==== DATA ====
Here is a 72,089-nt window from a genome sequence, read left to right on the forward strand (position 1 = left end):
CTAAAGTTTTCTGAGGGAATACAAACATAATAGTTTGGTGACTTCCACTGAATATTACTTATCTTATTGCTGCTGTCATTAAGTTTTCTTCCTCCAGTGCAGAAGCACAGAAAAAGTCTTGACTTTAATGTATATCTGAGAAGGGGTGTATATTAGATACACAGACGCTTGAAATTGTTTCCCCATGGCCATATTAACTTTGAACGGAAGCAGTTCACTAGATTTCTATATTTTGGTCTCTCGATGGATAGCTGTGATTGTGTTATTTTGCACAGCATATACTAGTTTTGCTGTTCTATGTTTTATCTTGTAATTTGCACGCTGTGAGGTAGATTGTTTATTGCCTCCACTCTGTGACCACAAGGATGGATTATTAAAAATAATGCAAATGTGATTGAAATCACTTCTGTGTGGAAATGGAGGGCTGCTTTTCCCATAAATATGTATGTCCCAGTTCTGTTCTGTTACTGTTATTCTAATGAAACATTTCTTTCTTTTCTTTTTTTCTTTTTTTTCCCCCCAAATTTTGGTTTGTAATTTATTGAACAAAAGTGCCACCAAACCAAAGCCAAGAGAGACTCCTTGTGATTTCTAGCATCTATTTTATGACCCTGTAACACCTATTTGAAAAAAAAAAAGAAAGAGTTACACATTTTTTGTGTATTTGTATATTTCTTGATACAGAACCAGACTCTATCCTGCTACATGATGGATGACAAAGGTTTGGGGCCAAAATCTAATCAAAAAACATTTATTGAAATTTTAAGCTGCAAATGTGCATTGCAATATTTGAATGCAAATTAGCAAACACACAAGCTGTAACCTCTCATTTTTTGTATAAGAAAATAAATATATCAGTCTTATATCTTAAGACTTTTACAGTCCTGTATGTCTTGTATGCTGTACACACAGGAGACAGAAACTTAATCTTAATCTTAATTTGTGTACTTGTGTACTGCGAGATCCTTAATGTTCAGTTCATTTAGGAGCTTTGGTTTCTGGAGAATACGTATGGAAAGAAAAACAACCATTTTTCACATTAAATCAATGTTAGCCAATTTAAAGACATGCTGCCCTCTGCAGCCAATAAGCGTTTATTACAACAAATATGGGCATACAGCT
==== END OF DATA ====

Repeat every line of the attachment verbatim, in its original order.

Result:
Here is a 72,089-nt window from a genome sequence, read left to right on the forward strand (position 1 = left end):
CTAAAGTTTTCTGAGGGAATACAAACATAATAGTTTGGTGACTTCCACTGAATATTACTTATCTTATTGCTGCTGTCATTAAGTTTTCTTCCTCCAGTGCAGAAGCACAGAAAAAGTCTTGACTTTAATGTATATCTGAGAAGGGGTGTATATTAGATACACAGACGCTTGAAATTGTTTCCCCATGGCCATATTAACTTTGAACGGAAGCAGTTCACTAGATTTCTATATTTTGGTCTCTCGATGGATAGCTGTGATTGTGTTATTTTGCACAGCATATACTAGTTTTGCTGTTCTATGTTTTATCTTGTAATTTGCACGCTGTGAGGTAGATTGTTTATTGCCTCCACTCTGTGACCACAAGGATGGATTATTAAAAATAATGCAAATGTGATTGAAATCACTTCTGTGTGGAAATGGAGGGCTGCTTTTCCCATAAATATGTATGTCCCAGTTCTGTTCTGTTACTGTTATTCTAATGAAACATTTCTTTCTTTTCTTTTTTTCTTTTTTTTCCCCCCAAATTTTGGTTTGTAATTTATTGAACAAAAGTGCCACCAAACCAAAGCCAAGAGAGACTCCTTGTGATTTCTAGCATCTATTTTATGACCCTGTAACACCTATTTGAAAAAAAAAAAGAAAGAGTTACACATTTTTTGTGTATTTGTATATTTCTTGATACAGAACCAGACTCTATCCTGCTACATGATGGATGACAAAGGTTTGGGGCCAAAATCTAATCAAAAAACATTTATTGAAATTTTAAGCTGCAAATGTGCATTGCAATATTTGAATGCAAATTAGCAAACACACAAGCTGTAACCTCTCATTTTTTGTATAAGAAAATAAATATATCAGTCTTATATCTTAAGACTTTTACAGTCCTGTATGTCTTGTATGCTGTACACACAGGAGACAGAAACTTAATCTTAATCTTAATTTGTGTACTTGTGTACTGCGAGATCCTTAATGTTCAGTTCATTTAGGAGCTTTGGTTTCTGGAGAATACGTATGGAAAGAAAAACAACCATTTTTCACATTAAATCAATGTTAGCCAATTTAAAGACATGCTGCCCTCTGCAGCCAATAAGCGTTTATTACAACAAATATGGGCATACAGCT